August 05, 2009

*MCT's "A Thousand Clowns," Belrose Theatre, 2005

*PLEASE NOTE: While on temporary leave, I am taking the opportunity to post some of my favorite past columns and reviews, both to give them new life and to pay tribute to the artists contained therein. The following review of Marin Classic Theater's 2005 production of "A Thousand Clowns," for example, is dedicated to the memory of MCT co-founder and artistic director Artie Gilbert, whose contribution to Marin community theater is beyond measure. Gilbert died at 61, Jan. 25, 2006.

-- ML

By Mark Langton

IJ Correspondent

In an ongoing attempt to strike the perfect balance between their dedication to classic works of American theater and their desire to stage something bland enough to pack ‘em in, the San Anselmo-based Marin Classic Theater has picked a marginal winner with their current revival of Herb Gardner’s 1962 comedy, “A Thousand Clowns,” now playing at the Belrose Theater in San Rafael.

Whether or not the play is an American “classic” is arguable, but it is decidedly American, and, as a funny and accurate reflection of its times, it is certainly worth a revival.

When “A Thousand Clowns” hit Broadway in 1962, John F. Kennedy still had a year to live, it would be two years before we’d meet the Beatles, and the Summer of Love was still in short pants, only four years away. And yet, the American celebration of the iconoclast was already well upon us.

Those of us of a certain age and cultural stripe no doubt look back fondly at the memory of Jason Robards as he re-created his Broadway role as Murray Burns in the 1965 movie version. How we cheered this flame-keeper of eternal unemployment and adolescence, and how we longed to identify with his wisecracking slacker of an anti-hero who, for us, appeared to send out the first clarion call to nonconformity.

But, with this second look that MCT so graciously provides, Gardner’s forty-plus-year-old play actually seems more like a paean to conformity than anything else. This is a coming-of-age story of a delusional, middle-aged man, and what may have seemed fresh and edgy in 1962 now seems more like a toothless old dog that’s been sleeping on the porch too long.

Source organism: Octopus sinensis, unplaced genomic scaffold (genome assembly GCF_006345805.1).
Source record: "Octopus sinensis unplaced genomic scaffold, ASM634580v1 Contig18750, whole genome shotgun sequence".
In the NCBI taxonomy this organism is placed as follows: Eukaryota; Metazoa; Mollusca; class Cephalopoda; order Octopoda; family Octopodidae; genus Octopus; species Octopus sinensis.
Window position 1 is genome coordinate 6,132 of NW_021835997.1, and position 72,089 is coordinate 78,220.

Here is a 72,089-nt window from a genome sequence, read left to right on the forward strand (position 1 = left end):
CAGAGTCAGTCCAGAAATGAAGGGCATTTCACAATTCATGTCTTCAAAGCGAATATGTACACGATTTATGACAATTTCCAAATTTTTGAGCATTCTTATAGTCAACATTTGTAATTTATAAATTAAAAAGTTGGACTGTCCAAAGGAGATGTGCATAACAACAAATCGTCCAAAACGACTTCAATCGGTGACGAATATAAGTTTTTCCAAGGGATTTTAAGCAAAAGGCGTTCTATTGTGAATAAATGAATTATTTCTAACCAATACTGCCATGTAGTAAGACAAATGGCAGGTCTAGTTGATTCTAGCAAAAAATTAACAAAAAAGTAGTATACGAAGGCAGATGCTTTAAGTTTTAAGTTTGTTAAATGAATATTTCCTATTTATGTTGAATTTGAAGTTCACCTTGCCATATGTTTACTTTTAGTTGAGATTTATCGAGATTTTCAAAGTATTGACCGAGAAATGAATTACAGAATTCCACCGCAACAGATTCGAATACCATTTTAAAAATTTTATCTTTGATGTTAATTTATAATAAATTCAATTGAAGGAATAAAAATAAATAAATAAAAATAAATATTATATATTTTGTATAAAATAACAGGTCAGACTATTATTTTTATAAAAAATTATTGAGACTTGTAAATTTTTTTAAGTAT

Still, how we loved that old dog. And we can’t help but smile when he tries to wag his tail.

The play’s story-line is as follows: Twelve-year-old Nick (played by Drake High School freshman Nick Daunt) lives with his Uncle Murray (Benjamin Colteaux ), a Dickensian Mr. Micawber-like character (“Something will turn up!”) who keeps hoping something won't turn up. Fed up with the rat race, Murray has quit his job as head writer of TV's popular “Chuckles the Chipmunk Show” and has retreated to his cluttered Manhattan apartment, where he carries on a mildly anarchistic existence with the precocious young Nick.

Though every bit like a father and son vaudeville team, Murray has never gotten around to legally adopting the boy, which has caught the attention of two social workers, Sandra (Jennifer Winter) and Albert (Justin Wagle). Where Albert is appalled by Murray's irreverence, Sandra is entranced by the somewhat belligerent free-spirit, and, with the aid of both Arnold Burns, Murray’s agent-brother, and young Nick, Sandra sets about to domesticate Murray and convince him to go back to work. Indeed, all around our poor anti-hero appear to be co-conspirators in the “Taming of the Jew.”